THE BOTTOM LINE If you don’t mind the size and plan on doing more than just road running, the Fenix 3 is perhaps the single most impressive sports watch available right now.

Is the Apple Watch Right for Runners?

Apple Watch Sport

$520
Who’s it for?
Runners looking for a robust smartwatch first and a hardcore running watch second (for now).
Key features

  • The Apple Watch isn’t necessarily a “running watch,” but it serves as a great activity monitor that, paired with an iPhone, can power a variety of popular running apps, including Runtastic, RunKeeper and Strava.
  • As a stand-alone activity monitor, it has a wrist heart rate sensor and sophisticated accelerometer for tracking every waking moment. All of this data is beautifully represented within the watch and as an app on the iPhone. Daily exercise, standing and calorie goals can be set and tracked, and alerts will indicate your progress.
  • For those who already run often with their phone, the Apple Watch is a great addition. You can receive (and, more importantly, filter) alerts, take a phone call and control iTunes all with a few simple touches and swipes.

 

THE BOTTOM LINE Although the Apple Watch is not purely for runners, its powerful platform and appeal to developers to build and improve upon apps will make this an increasingly alluring option. If this watch were to have a GPS unit, it would be easily the most interesting option on the market for most athletes. As it stands, the Apple Watch has promise, and the sport model is certainly runner-friendly.

Garmin Forerunner 15

$220
Who’s it for?
Perfect for someone new to running, or an experienced runner looking for a budget GPS watch that is willing to sacrifice features. Also ideal for those with a smaller wrist, as it comes in two sizes.
Key features

  • Following the trend of providing activity tracking features, the FR15 is like a blend of their VivoFit and a much more basic FR220.
  • The GPS is slower to connect (10–20 seconds) than higher-end models, but the tracking accuracy is excellent. It only provides two screens of info, with just two units of data (so, you can’t get pace/overall time/distance on one screen, for example).
  • It’s one of the smallest, lightest GPS watches on the market. It also comes in two sizes.
  • Enough battery power to last a marathon, or about a week of workouts. Over 15 hours of power in standby/activity tracking mode.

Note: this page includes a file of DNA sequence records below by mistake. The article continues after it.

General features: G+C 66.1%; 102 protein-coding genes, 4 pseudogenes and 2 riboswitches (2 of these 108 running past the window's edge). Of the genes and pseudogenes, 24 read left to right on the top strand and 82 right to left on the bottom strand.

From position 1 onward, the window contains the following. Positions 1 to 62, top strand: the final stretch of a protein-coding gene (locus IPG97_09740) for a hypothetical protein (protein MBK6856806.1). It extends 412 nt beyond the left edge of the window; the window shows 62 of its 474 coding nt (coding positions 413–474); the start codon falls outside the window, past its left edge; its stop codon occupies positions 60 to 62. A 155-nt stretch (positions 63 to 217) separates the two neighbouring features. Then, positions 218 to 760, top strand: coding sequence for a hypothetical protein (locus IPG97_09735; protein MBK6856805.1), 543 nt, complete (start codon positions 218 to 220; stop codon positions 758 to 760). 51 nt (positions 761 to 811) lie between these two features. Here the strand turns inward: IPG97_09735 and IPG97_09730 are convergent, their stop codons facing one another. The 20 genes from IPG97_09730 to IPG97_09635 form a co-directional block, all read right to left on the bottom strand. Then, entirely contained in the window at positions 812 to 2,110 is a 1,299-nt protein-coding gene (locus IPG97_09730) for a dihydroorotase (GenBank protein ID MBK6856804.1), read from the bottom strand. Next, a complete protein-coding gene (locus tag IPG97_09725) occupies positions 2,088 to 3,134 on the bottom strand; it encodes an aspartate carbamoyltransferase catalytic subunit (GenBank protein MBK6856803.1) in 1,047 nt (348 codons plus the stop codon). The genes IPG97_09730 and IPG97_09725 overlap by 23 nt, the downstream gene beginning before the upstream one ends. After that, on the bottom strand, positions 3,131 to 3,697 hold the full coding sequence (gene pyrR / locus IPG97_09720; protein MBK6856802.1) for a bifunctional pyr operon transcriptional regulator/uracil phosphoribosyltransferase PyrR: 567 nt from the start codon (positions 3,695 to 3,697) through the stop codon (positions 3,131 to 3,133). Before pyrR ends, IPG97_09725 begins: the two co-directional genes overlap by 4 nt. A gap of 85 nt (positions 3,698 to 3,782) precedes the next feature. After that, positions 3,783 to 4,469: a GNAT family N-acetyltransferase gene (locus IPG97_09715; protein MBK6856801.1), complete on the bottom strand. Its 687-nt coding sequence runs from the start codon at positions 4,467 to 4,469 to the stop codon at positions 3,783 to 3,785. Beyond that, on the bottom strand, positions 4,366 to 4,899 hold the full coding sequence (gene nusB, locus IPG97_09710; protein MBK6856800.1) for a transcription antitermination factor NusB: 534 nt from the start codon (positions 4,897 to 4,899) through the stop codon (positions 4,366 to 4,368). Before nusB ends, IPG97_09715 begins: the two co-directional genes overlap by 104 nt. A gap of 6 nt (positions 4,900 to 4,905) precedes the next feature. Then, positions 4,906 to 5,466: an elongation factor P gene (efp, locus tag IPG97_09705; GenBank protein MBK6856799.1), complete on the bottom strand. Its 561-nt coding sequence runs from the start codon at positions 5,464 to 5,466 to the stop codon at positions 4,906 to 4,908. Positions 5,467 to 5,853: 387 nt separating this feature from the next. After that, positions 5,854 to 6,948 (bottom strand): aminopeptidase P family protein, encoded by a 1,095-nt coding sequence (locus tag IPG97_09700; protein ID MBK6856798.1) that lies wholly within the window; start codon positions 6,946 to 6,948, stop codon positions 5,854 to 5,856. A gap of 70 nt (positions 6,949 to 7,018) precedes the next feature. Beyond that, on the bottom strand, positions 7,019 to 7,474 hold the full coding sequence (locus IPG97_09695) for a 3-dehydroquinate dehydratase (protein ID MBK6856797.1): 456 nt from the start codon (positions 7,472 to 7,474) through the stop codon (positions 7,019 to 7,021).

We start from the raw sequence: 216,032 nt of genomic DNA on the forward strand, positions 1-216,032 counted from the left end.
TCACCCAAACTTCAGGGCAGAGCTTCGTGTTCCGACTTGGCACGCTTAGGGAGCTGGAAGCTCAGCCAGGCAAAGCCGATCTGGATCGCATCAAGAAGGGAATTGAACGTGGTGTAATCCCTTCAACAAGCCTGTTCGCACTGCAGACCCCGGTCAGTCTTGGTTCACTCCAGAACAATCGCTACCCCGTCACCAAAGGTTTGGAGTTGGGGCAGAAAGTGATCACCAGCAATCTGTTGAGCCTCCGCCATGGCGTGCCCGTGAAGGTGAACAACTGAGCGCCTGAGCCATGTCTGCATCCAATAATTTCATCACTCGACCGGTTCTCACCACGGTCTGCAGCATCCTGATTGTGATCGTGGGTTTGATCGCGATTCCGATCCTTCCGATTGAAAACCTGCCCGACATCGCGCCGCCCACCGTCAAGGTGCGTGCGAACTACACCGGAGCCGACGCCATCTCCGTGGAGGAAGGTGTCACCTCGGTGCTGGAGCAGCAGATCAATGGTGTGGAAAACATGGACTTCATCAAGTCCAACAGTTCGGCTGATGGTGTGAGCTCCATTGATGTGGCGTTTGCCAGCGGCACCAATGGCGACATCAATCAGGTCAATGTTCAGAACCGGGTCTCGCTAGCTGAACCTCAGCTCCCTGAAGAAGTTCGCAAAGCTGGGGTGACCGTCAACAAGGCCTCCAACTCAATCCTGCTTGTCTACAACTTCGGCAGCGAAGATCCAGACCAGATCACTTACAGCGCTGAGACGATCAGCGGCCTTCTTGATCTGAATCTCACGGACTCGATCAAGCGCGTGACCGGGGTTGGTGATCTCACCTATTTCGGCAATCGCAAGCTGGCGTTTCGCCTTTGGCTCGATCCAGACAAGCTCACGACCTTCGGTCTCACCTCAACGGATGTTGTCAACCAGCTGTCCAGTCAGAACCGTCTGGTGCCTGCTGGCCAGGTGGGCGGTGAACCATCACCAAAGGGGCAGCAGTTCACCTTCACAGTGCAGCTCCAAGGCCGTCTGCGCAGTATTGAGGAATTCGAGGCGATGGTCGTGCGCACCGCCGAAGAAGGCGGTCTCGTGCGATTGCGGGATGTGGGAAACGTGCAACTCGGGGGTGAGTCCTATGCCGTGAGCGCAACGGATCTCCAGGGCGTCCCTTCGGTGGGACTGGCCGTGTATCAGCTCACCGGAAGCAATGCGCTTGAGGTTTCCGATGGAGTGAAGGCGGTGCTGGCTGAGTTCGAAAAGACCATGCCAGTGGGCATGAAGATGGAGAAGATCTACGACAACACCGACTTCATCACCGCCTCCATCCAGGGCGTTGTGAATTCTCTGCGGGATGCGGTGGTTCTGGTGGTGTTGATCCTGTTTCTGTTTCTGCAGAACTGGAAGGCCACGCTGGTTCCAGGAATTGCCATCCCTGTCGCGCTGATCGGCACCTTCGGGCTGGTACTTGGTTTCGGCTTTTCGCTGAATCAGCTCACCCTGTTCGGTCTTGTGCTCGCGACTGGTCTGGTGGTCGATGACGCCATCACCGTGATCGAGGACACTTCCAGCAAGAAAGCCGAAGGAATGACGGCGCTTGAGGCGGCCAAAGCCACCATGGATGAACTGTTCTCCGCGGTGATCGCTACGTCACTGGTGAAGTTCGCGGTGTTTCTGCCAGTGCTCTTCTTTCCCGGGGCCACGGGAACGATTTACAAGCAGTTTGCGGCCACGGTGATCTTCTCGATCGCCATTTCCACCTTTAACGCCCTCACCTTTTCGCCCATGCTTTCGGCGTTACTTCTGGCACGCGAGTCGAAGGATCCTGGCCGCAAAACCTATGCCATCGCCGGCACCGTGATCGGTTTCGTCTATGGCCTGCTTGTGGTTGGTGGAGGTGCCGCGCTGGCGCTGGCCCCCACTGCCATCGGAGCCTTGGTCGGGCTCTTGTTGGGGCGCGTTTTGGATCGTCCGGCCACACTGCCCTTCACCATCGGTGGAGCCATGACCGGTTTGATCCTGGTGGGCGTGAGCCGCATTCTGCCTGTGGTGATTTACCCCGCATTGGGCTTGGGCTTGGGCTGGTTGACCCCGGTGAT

• Pairs with Garmin’s excellent data analysis and online platform, Garmin Connect.

 

THE BOTTOM LINE Although we wish it could display three units of data and had Bluetooth sync capability, the FR15 is an incredible value for a GPS watch. It’s basic, but will satisfy many runners with its accuracy and simplicity.

TomTom Runner Cardio

$300
Who’s it for?
The everyday runner, particularly one who trains using heart rate monitoring but doesn’t enjoy wearing a chest strap.
Key features

  • The built-in heart rate monitor reads your pulse straight through your wrist. It’s quite accurate and, even if you aren’t interested in training by monitoring your heart rate, this is very useful data.
  • The core unit pops off the strap and TomTom has produced alternate colours, if you get bored of the factory unit’s look. The strap itself is wide, but very comfortable.
  • Since the unit was first released last year, TomTom has made big improvements through firmware upgrades. The Cardio now supports Bluetooth uploading to a smartphone and you can upload the data to just about any running app out there. Although TomTom’s web platform is very rudimentary, the fact that they are allowing users to use third-party apps is a smart move on their part.

 

THE BOTTOM LINE Along with the Garmin FR220, the TomTom Runner Cardio is the best midrange option on the market. It’s a great everyday running watch with heart rate monitoring baked in. It’s well designed, easy to use and was built for serious use.